The OPG had received an increasing number of LPA applications and as it has not been possible to create a new EPA since 2007, the numbers of these being registered is decreasing.  So in 2012/13 there were 242,000 applications for LPA and in 2013/14 295,000 an increase of 22% (in one year alone!).  The numbers of applications to register EPA was 18,000 in 2012/13 decreasing to 16,000 in 2013/14, however this is an overall increase in the workload of the OPG of 20% in one year alone and this increase is not likely to slow with the aging population.


In 2008/9 the OPG were supervising 15.935 deputies and in 2013/14 they were supervising 49,006, more than treble what is was before the introduction of the Mental Capacity Act and this increase in caseload is likely to continue.


The OPG when they supervise Panel Deputies (who are the Deputies appointed by the Court where there is no-one else to take on the case) they would historically look at each of the cases in turn, but the supervision now is more holistically overall the entire caseload of the deputy.


Senior Judge Denzil Lush also said that many of the cases that he presides over are not cases where the deputy or attorney has intentionally stolen from the patient, but often where they are incompetent.  A deputy is required to file accounts with the OPG annually and if they have not done so for 3 years, it does not necessarily indicate that they have stolen anything, but they are simply not doing the job as deputy to the standard that is expected and therefore these deputies have their appointments revoked.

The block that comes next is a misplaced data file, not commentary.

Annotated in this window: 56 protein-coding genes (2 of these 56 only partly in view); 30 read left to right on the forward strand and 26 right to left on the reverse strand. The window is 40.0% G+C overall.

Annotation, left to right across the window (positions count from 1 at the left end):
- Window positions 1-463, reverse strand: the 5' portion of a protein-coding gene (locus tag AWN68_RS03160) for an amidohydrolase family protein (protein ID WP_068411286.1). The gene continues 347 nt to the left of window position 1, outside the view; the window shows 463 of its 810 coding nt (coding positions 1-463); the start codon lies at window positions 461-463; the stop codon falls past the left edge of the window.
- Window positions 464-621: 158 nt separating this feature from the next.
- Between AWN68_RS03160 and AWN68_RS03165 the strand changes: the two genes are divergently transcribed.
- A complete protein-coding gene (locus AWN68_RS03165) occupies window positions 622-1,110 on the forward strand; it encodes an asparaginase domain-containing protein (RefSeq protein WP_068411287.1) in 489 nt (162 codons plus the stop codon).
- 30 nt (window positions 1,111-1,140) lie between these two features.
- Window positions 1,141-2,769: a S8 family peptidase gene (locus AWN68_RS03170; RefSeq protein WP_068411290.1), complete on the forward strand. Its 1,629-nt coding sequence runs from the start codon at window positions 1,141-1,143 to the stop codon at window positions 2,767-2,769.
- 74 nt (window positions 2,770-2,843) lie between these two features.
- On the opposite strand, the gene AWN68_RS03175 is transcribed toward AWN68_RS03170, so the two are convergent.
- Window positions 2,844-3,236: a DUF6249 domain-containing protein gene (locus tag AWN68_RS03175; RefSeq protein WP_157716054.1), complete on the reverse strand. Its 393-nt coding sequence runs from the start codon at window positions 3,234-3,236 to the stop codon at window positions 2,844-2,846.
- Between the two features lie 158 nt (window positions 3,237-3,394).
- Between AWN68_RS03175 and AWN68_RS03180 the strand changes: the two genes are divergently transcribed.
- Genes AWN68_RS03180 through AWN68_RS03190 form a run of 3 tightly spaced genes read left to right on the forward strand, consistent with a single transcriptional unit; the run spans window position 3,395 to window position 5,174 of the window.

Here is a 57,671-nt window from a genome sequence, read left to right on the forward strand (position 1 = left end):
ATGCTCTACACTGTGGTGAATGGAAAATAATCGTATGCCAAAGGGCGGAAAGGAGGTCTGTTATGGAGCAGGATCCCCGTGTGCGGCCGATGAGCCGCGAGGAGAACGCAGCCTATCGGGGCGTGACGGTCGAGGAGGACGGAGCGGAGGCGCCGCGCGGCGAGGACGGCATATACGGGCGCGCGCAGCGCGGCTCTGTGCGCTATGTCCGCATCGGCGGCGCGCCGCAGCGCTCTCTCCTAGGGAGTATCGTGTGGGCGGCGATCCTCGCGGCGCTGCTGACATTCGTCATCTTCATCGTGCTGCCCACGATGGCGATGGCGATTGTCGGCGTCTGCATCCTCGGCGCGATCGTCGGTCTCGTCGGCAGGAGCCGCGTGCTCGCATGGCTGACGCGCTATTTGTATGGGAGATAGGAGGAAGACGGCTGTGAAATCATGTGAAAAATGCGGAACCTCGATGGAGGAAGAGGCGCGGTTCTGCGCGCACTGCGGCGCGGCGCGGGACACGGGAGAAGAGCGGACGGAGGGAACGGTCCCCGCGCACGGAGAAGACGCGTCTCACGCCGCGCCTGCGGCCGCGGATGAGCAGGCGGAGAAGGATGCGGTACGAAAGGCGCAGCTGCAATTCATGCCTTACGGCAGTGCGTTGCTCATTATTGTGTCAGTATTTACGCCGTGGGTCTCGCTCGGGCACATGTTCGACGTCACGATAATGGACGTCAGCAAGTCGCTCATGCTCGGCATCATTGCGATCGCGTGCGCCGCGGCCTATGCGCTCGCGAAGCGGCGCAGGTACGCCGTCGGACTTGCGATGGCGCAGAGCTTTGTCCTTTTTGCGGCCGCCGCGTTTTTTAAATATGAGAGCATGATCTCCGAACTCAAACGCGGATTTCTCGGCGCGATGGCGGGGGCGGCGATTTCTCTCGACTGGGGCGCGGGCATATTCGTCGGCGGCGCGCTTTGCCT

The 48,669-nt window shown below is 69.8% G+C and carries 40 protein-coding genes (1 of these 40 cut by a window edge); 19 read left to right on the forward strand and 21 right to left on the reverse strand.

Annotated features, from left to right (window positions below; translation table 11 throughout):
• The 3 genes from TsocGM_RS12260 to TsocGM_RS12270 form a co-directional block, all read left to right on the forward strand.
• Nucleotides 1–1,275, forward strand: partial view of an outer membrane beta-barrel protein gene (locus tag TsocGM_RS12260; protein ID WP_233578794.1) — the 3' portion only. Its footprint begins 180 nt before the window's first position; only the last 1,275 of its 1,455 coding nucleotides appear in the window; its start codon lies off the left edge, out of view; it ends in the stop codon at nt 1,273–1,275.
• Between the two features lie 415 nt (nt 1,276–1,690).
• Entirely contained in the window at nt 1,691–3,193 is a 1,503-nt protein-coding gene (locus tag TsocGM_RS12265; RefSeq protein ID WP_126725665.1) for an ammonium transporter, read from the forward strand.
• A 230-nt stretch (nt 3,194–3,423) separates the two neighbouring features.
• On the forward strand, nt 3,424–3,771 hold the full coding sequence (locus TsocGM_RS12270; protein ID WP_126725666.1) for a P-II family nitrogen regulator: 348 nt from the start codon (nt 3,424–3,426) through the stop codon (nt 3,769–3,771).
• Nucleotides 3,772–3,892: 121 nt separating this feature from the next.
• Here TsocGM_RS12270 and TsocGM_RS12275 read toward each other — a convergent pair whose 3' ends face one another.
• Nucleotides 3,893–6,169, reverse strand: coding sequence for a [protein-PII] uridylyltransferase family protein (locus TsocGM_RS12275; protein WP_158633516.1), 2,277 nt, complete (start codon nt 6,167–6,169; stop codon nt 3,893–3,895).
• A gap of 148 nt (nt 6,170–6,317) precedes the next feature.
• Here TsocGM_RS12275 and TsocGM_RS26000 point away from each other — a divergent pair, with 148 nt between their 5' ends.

So the message that I learnt from this is that there is going to be more and more cases going to the Court of Protection and many of us are going to be dealing with it, either in a personal capacity when a loved one develops dementia or for me professionally I will be assisting more families through the process of dealing with the Court of Protection.

Court of Protection Cases – Part 11

29 Jan

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Court of Protection – Part 11


Last week I discussed a training course that I went to presented by Senior Judge Denzil Lush and what he had talked about, as he has made the decisions on many of the cases that I have discussed in earlier blogs.


What else did he say?  He had a discussion about the statistics of the Court of Protection and the work that they do.  He said that the cases tend to be split into 3 different kinds of cases: dementia, young men with brain injuries and the learning disabled.  With the increase in the aging population and the aging of the baby boomers after WW2, there is a “bulge” in this age demographic and the increase in people with dementia is likely to continue for some years yet, then once those baby boomers are mostly gone, the increase in numbers should slow.  Time will tell if this prediction is right.